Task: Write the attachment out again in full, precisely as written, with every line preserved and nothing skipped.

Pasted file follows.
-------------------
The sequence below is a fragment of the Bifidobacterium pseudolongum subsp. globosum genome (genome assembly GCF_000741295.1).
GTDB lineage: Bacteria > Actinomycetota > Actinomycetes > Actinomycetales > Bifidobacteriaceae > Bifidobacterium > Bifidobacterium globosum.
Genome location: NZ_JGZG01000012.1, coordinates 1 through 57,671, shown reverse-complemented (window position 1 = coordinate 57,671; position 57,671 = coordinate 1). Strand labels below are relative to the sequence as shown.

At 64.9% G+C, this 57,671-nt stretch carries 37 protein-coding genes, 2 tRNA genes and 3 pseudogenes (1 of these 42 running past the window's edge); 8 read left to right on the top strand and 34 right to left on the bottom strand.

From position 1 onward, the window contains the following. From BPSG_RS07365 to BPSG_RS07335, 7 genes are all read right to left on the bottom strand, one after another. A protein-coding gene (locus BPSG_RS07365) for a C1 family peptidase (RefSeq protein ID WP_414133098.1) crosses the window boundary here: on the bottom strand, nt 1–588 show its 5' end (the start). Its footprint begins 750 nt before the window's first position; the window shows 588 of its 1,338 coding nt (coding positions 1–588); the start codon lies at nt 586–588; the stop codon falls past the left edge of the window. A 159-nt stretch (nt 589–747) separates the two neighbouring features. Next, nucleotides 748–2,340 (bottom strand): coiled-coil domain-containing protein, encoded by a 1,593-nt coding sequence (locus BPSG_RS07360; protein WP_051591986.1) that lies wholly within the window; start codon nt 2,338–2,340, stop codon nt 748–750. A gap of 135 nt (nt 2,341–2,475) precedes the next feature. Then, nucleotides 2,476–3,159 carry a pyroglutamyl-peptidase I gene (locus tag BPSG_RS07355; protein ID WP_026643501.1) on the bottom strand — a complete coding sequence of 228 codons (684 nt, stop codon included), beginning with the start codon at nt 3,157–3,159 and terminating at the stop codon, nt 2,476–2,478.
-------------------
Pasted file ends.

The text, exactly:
The sequence below is a fragment of the Bifidobacterium pseudolongum subsp. globosum genome (genome assembly GCF_000741295.1).
GTDB lineage: Bacteria > Actinomycetota > Actinomycetes > Actinomycetales > Bifidobacteriaceae > Bifidobacterium > Bifidobacterium globosum.
Genome location: NZ_JGZG01000012.1, coordinates 1 through 57,671, shown reverse-complemented (window position 1 = coordinate 57,671; position 57,671 = coordinate 1). Strand labels below are relative to the sequence as shown.

At 64.9% G+C, this 57,671-nt stretch carries 37 protein-coding genes, 2 tRNA genes and 3 pseudogenes (1 of these 42 running past the window's edge); 8 read left to right on the top strand and 34 right to left on the bottom strand.

From position 1 onward, the window contains the following. From BPSG_RS07365 to BPSG_RS07335, 7 genes are all read right to left on the bottom strand, one after another. A protein-coding gene (locus BPSG_RS07365) for a C1 family peptidase (RefSeq protein ID WP_414133098.1) crosses the window boundary here: on the bottom strand, nt 1–588 show its 5' end (the start). Its footprint begins 750 nt before the window's first position; the window shows 588 of its 1,338 coding nt (coding positions 1–588); the start codon lies at nt 586–588; the stop codon falls past the left edge of the window. A 159-nt stretch (nt 589–747) separates the two neighbouring features. Next, nucleotides 748–2,340 (bottom strand): coiled-coil domain-containing protein, encoded by a 1,593-nt coding sequence (locus BPSG_RS07360; protein WP_051591986.1) that lies wholly within the window; start codon nt 2,338–2,340, stop codon nt 748–750. A gap of 135 nt (nt 2,341–2,475) precedes the next feature. Then, nucleotides 2,476–3,159 carry a pyroglutamyl-peptidase I gene (locus tag BPSG_RS07355; protein ID WP_026643501.1) on the bottom strand — a complete coding sequence of 228 codons (684 nt, stop codon included), beginning with the start codon at nt 3,157–3,159 and terminating at the stop codon, nt 2,476–2,478.